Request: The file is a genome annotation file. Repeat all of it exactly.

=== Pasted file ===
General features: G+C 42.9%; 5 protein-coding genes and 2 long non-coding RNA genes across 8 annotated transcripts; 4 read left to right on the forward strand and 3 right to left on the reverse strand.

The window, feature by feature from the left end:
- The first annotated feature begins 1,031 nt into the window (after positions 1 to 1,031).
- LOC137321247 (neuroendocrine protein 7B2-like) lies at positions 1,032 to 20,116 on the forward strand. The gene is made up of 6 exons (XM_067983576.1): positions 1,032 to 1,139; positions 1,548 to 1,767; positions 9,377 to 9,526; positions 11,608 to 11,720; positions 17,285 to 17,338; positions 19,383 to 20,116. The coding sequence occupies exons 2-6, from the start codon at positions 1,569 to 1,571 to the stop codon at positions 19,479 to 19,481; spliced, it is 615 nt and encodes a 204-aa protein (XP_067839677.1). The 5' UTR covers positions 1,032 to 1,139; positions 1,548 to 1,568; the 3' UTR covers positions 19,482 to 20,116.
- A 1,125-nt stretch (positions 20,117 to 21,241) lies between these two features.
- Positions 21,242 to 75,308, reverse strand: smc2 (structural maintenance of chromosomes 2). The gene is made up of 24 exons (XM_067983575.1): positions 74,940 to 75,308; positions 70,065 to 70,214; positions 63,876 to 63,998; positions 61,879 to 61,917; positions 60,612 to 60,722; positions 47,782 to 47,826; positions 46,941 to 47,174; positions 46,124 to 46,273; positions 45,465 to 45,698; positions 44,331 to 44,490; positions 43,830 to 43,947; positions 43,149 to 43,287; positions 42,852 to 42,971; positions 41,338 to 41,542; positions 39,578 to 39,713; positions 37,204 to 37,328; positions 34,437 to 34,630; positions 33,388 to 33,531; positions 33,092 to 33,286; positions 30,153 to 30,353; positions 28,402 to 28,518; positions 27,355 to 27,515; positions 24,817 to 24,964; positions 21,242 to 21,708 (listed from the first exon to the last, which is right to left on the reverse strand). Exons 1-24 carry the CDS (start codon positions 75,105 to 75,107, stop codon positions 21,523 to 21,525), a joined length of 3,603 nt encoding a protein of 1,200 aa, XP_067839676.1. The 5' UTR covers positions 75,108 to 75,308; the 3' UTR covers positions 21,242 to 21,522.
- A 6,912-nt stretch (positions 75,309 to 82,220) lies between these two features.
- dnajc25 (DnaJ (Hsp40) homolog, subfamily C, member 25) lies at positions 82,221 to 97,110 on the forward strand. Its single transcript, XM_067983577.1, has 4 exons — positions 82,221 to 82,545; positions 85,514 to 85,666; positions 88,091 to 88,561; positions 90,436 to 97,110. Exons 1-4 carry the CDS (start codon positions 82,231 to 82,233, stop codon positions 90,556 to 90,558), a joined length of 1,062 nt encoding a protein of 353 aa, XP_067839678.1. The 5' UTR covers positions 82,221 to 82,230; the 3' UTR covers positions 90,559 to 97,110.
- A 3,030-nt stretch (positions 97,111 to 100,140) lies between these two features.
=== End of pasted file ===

General features: G+C 42.9%; 5 protein-coding genes and 2 long non-coding RNA genes across 8 annotated transcripts; 4 read left to right on the forward strand and 3 right to left on the reverse strand.

The window, feature by feature from the left end:
- The first annotated feature begins 1,031 nt into the window (after positions 1 to 1,031).
- LOC137321247 (neuroendocrine protein 7B2-like) lies at positions 1,032 to 20,116 on the forward strand. The gene is made up of 6 exons (XM_067983576.1): positions 1,032 to 1,139; positions 1,548 to 1,767; positions 9,377 to 9,526; positions 11,608 to 11,720; positions 17,285 to 17,338; positions 19,383 to 20,116. The coding sequence occupies exons 2-6, from the start codon at positions 1,569 to 1,571 to the stop codon at positions 19,479 to 19,481; spliced, it is 615 nt and encodes a 204-aa protein (XP_067839677.1). The 5' UTR covers positions 1,032 to 1,139; positions 1,548 to 1,568; the 3' UTR covers positions 19,482 to 20,116.
- A 1,125-nt stretch (positions 20,117 to 21,241) lies between these two features.
- Positions 21,242 to 75,308, reverse strand: smc2 (structural maintenance of chromosomes 2). The gene is made up of 24 exons (XM_067983575.1): positions 74,940 to 75,308; positions 70,065 to 70,214; positions 63,876 to 63,998; positions 61,879 to 61,917; positions 60,612 to 60,722; positions 47,782 to 47,826; positions 46,941 to 47,174; positions 46,124 to 46,273; positions 45,465 to 45,698; positions 44,331 to 44,490; positions 43,830 to 43,947; positions 43,149 to 43,287; positions 42,852 to 42,971; positions 41,338 to 41,542; positions 39,578 to 39,713; positions 37,204 to 37,328; positions 34,437 to 34,630; positions 33,388 to 33,531; positions 33,092 to 33,286; positions 30,153 to 30,353; positions 28,402 to 28,518; positions 27,355 to 27,515; positions 24,817 to 24,964; positions 21,242 to 21,708 (listed from the first exon to the last, which is right to left on the reverse strand). Exons 1-24 carry the CDS (start codon positions 75,105 to 75,107, stop codon positions 21,523 to 21,525), a joined length of 3,603 nt encoding a protein of 1,200 aa, XP_067839676.1. The 5' UTR covers positions 75,108 to 75,308; the 3' UTR covers positions 21,242 to 21,522.
- A 6,912-nt stretch (positions 75,309 to 82,220) lies between these two features.
- dnajc25 (DnaJ (Hsp40) homolog, subfamily C, member 25) lies at positions 82,221 to 97,110 on the forward strand. Its single transcript, XM_067983577.1, has 4 exons — positions 82,221 to 82,545; positions 85,514 to 85,666; positions 88,091 to 88,561; positions 90,436 to 97,110. Exons 1-4 carry the CDS (start codon positions 82,231 to 82,233, stop codon positions 90,556 to 90,558), a joined length of 1,062 nt encoding a protein of 353 aa, XP_067839678.1. The 5' UTR covers positions 82,221 to 82,230; the 3' UTR covers positions 90,559 to 97,110.
- A 3,030-nt stretch (positions 97,111 to 100,140) lies between these two features.